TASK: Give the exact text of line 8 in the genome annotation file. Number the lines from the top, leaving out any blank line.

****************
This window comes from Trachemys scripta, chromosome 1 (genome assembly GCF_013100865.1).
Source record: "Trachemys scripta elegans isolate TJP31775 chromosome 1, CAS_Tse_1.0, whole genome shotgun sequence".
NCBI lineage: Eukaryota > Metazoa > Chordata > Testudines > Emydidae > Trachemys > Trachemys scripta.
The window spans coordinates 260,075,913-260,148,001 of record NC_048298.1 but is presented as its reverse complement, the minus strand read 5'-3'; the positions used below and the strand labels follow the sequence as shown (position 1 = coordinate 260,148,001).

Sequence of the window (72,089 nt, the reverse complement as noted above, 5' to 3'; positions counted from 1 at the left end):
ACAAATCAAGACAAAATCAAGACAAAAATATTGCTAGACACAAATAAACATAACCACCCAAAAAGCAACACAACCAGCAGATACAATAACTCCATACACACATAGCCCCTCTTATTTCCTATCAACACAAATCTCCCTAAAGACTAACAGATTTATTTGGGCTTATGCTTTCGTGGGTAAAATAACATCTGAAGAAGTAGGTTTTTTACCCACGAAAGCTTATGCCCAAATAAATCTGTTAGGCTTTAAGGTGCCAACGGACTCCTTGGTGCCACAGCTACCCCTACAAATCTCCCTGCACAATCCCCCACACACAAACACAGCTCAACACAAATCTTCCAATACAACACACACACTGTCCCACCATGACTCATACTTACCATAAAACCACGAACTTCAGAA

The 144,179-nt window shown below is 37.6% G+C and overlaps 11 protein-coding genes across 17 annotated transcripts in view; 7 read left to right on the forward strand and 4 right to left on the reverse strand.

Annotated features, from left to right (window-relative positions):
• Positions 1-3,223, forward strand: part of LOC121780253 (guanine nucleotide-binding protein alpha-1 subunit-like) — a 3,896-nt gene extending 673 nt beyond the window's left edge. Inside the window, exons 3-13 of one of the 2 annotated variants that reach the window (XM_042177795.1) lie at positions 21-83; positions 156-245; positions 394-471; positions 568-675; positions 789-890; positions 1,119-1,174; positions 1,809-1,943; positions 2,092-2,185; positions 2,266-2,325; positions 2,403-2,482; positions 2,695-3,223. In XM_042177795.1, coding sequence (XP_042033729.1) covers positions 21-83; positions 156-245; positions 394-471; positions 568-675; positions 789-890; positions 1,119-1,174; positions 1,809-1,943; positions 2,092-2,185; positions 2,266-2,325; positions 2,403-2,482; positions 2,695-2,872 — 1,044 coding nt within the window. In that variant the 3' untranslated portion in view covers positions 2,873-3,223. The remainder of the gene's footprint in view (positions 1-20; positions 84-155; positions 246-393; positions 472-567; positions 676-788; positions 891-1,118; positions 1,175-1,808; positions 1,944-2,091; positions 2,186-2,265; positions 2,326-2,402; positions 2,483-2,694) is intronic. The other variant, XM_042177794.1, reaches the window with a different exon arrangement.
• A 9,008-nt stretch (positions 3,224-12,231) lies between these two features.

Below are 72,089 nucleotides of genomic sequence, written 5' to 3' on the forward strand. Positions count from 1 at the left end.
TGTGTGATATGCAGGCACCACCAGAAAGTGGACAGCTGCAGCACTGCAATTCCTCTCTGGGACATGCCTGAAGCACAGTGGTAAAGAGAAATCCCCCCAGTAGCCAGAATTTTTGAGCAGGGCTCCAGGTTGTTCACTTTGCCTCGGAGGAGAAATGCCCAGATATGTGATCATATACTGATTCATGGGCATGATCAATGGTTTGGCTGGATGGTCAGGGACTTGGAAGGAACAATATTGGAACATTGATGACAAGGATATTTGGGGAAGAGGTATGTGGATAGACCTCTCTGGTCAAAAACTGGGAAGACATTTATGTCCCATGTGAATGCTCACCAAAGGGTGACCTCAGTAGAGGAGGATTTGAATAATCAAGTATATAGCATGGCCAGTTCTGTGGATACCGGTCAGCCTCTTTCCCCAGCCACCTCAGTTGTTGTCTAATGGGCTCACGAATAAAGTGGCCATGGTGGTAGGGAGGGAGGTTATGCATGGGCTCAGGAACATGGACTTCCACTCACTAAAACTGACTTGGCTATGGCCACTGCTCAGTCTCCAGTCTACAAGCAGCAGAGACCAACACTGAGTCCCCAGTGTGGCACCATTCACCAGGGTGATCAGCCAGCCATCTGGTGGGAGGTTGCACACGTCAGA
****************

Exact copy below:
Annotated features, from left to right (window-relative positions):